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10 Cities People Are Moving To Right Now And 10 They Are Leaving
Dated: October 4 2016
A journalist covering leadership, business, entrepreneurs and careers.
People tend to move around to new cities — oftentimes to follow the jobs — and Realtor.com recently completed a study that shows where many people are moving. (image credit: Realtor.com)
Whether for professional or personal reasons, people sometimes pick up and move. In the United States, folks have been migrating to urban areas in recent generations, but these days the places they wind up are not necessarily the major hubs we might expect.
Recently, real estate information platform, Realtor.com, completed a study on where people are moving to—and where they are moving away from. The results are not surprising to anyone who has paid attention to where jobs and new companies are being generated. The number one city people are moving to, Realtor.com found, is Tampa. Florida itself is home to three of the cities on the top-10 list and it’s popular for migrating Americans because the state has no income tax, it has yet to fully bounce back from the housing crash of 2008-2009 so home prices are still relatively low, and there is strong job creation there
Florida is also experiencing a decline in foreign buyers. According to Realtor.com, that means that there are more homes on the market which makes prices slower to rise and there is more product for incoming residents.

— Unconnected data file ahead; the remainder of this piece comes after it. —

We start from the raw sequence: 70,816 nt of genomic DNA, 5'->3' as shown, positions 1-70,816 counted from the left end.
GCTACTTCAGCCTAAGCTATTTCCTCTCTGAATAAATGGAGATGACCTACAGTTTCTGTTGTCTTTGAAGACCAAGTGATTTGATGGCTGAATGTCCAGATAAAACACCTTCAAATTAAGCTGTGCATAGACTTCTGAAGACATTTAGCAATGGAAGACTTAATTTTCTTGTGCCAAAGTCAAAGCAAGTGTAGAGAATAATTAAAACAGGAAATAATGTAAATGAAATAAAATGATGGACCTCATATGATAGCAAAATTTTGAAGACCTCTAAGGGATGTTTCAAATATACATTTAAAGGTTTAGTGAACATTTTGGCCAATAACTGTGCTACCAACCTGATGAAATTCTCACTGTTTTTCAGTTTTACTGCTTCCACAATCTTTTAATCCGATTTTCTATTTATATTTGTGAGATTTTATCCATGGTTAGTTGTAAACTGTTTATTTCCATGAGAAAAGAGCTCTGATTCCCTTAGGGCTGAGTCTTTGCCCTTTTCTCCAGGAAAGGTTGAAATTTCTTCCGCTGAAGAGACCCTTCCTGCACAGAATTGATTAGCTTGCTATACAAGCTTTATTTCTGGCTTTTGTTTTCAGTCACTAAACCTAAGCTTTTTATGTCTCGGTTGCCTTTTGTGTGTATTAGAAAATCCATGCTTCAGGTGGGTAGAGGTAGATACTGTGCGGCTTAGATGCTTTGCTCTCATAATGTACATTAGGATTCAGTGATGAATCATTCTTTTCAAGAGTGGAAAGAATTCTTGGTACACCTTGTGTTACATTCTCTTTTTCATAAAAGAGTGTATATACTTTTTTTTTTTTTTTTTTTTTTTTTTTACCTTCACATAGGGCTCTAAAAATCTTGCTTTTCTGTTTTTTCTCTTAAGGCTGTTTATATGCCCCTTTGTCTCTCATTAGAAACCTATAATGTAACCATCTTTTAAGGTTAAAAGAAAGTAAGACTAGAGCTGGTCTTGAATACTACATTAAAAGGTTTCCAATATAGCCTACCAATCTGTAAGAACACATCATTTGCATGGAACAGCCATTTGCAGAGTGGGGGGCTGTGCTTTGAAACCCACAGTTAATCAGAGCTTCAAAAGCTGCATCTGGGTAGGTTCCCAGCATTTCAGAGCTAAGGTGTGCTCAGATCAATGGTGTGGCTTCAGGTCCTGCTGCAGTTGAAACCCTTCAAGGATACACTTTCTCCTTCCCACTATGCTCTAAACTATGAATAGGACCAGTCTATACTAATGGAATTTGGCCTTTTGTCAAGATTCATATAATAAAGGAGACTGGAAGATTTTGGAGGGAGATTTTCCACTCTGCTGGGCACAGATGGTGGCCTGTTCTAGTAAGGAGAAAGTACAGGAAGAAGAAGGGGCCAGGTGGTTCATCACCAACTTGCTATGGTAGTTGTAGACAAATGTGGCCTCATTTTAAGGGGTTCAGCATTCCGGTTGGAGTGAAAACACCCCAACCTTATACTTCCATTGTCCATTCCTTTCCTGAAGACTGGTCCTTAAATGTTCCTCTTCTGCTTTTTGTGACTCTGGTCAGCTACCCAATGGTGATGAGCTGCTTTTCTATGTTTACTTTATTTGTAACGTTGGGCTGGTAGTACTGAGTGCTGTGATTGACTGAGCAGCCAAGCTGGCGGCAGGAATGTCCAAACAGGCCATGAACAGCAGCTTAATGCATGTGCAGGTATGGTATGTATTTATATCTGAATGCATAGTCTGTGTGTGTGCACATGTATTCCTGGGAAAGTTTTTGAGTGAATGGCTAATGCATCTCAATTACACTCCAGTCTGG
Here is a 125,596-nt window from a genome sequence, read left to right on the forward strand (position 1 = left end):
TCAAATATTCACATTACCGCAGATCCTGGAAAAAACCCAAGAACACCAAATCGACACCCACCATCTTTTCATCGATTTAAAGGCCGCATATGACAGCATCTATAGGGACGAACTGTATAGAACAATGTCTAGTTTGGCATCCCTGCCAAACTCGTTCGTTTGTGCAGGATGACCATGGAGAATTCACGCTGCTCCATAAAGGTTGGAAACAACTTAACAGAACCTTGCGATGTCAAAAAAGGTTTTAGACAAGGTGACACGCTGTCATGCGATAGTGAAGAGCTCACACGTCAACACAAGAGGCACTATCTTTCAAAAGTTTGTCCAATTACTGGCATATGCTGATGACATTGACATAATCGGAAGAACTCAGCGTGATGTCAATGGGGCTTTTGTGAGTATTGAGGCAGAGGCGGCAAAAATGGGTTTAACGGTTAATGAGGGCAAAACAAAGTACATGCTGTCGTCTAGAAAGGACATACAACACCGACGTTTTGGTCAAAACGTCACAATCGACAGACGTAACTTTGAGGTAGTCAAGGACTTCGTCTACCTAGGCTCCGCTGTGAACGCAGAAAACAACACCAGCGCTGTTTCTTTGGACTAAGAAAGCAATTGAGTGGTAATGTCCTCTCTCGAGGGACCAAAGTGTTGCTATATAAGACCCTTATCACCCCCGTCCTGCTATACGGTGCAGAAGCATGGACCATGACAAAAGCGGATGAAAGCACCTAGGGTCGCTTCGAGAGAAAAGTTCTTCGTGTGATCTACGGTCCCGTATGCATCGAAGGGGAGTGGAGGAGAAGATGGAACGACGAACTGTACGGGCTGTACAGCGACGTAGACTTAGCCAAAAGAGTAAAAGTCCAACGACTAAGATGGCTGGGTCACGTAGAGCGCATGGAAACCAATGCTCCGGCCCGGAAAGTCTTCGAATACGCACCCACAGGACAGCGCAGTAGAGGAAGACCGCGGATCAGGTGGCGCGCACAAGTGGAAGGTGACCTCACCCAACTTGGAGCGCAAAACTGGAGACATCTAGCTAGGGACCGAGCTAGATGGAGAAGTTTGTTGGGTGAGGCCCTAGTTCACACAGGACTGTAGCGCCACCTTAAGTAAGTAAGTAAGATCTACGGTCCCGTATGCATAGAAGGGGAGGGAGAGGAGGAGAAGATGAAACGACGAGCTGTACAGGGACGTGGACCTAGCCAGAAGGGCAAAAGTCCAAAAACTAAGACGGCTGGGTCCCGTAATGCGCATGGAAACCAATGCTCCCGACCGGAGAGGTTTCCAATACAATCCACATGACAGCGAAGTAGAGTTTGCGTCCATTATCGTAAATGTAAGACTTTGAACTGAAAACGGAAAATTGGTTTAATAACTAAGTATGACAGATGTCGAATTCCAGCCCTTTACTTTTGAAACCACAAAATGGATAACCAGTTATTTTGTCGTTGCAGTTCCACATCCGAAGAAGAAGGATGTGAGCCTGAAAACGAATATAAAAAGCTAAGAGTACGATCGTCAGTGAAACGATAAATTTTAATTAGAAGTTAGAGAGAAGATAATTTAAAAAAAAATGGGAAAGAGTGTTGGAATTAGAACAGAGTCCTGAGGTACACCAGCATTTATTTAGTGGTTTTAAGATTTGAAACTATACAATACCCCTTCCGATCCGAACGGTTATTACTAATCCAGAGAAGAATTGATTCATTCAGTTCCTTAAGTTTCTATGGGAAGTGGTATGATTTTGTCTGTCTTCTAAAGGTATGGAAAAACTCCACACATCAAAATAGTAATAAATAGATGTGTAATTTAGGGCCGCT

Another land where job creation is drawing new people in is Texas. New companies, tech development and jobs put San Antonio and Austin on the list.
Also in the top-10 is Raleigh and Charlotte, North Carolina, which have received a lot of attention as a job-creating engine on the east coast, says Realtor.com chief economist, Jonathan Smoke. “People are probably used to hearing about Austin, Texas; Denver, Colorado; San Francisco and San Jose, for example–they are the east-coast flavor of that,” he said. “In particular Raleigh, because of the research triangle area, there’s quite a bit of high tech job creation and job growth there. But a lot of young people are coming out of universities in or near those cities. Enjoying the quality of life, and seeing the job opportunities.” When they stay, housing costs are lower than southern or west coast cities where tech is on the rise.
Realtor.com also tracked the cities that residents are leaving. A group that includes some of the more established urban areas in the country. See the graph below.
Smoke is careful to point out that the cities on the above graph are not losing population and shrinking, but folks have been leaving over the past several years, especially in the northeast and Midwest. But they are not shrinking and many have significant international immigration.
“The bottom of the list, I think, tends to be a big mixture,” says Smoke. “You’ve got older, extremely large cities like Chicago and New York that are always going to have people considering if the grass is greener in other places. And then you’ve got places that are so expensive – like San Francisco, San Jose, Los Angeles in particular, and New York – so some of it is affordability.”
In putting together its report, Realtor.com used the most recent data from its own database, recent data from another site it owns, Moving.com, as well as numbers from Census Bureau migration data collected from 2009 to 2013 that tracked people’s moves in and out of metropolitan areas.